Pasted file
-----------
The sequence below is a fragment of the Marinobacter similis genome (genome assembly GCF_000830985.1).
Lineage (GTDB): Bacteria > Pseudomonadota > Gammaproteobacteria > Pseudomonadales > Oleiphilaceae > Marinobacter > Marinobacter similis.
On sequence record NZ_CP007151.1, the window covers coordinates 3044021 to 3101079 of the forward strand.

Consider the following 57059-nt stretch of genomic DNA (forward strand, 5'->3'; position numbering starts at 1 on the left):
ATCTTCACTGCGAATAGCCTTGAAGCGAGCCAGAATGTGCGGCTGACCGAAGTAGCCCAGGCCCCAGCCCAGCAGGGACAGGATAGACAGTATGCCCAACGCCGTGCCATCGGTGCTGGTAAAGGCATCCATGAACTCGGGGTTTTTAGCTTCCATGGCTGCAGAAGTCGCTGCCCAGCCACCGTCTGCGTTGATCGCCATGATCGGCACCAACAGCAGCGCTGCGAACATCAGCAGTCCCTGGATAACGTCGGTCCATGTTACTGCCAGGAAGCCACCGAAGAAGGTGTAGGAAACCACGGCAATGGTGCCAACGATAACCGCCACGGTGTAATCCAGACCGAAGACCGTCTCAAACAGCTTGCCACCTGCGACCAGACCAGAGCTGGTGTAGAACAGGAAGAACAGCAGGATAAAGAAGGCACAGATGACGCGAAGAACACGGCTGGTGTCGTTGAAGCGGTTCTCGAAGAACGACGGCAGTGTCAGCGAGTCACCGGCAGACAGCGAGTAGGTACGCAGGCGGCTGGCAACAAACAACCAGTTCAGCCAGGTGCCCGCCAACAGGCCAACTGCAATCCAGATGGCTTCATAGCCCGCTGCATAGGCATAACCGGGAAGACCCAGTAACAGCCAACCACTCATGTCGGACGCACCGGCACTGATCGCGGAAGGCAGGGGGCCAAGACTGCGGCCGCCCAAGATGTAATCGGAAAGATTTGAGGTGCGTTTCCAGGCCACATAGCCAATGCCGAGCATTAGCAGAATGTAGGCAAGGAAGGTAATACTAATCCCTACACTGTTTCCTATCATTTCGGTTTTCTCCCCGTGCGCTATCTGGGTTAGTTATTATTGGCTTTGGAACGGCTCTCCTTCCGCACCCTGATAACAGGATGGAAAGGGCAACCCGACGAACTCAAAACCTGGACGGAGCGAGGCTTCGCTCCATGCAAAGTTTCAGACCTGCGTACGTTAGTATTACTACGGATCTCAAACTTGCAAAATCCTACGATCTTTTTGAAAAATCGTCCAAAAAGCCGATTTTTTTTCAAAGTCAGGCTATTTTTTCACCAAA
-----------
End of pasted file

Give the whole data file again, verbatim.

The sequence below is a fragment of the Marinobacter similis genome (genome assembly GCF_000830985.1).
Lineage (GTDB): Bacteria > Pseudomonadota > Gammaproteobacteria > Pseudomonadales > Oleiphilaceae > Marinobacter > Marinobacter similis.
On sequence record NZ_CP007151.1, the window covers coordinates 3044021 to 3101079 of the forward strand.

Consider the following 57059-nt stretch of genomic DNA (forward strand, 5'->3'; position numbering starts at 1 on the left):
ATCTTCACTGCGAATAGCCTTGAAGCGAGCCAGAATGTGCGGCTGACCGAAGTAGCCCAGGCCCCAGCCCAGCAGGGACAGGATAGACAGTATGCCCAACGCCGTGCCATCGGTGCTGGTAAAGGCATCCATGAACTCGGGGTTTTTAGCTTCCATGGCTGCAGAAGTCGCTGCCCAGCCACCGTCTGCGTTGATCGCCATGATCGGCACCAACAGCAGCGCTGCGAACATCAGCAGTCCCTGGATAACGTCGGTCCATGTTACTGCCAGGAAGCCACCGAAGAAGGTGTAGGAAACCACGGCAATGGTGCCAACGATAACCGCCACGGTGTAATCCAGACCGAAGACCGTCTCAAACAGCTTGCCACCTGCGACCAGACCAGAGCTGGTGTAGAACAGGAAGAACAGCAGGATAAAGAAGGCACAGATGACGCGAAGAACACGGCTGGTGTCGTTGAAGCGGTTCTCGAAGAACGACGGCAGTGTCAGCGAGTCACCGGCAGACAGCGAGTAGGTACGCAGGCGGCTGGCAACAAACAACCAGTTCAGCCAGGTGCCCGCCAACAGGCCAACTGCAATCCAGATGGCTTCATAGCCCGCTGCATAGGCATAACCGGGAAGACCCAGTAACAGCCAACCACTCATGTCGGACGCACCGGCACTGATCGCGGAAGGCAGGGGGCCAAGACTGCGGCCGCCCAAGATGTAATCGGAAAGATTTGAGGTGCGTTTCCAGGCCACATAGCCAATGCCGAGCATTAGCAGAATGTAGGCAAGGAAGGTAATACTAATCCCTACACTGTTTCCTATCATTTCGGTTTTCTCCCCGTGCGCTATCTGGGTTAGTTATTATTGGCTTTGGAACGGCTCTCCTTCCGCACCCTGATAACAGGATGGAAAGGGCAACCCGACGAACTCAAAACCTGGACGGAGCGAGGCTTCGCTCCATGCAAAGTTTCAGACCTGCGTACGTTAGTATTACTACGGATCTCAAACTTGCAAAATCCTACGATCTTTTTGAAAAATCGTCCAAAAAGCCGATTTTTTTTCAAAGTCAGGCTATTTTTTCACCAAA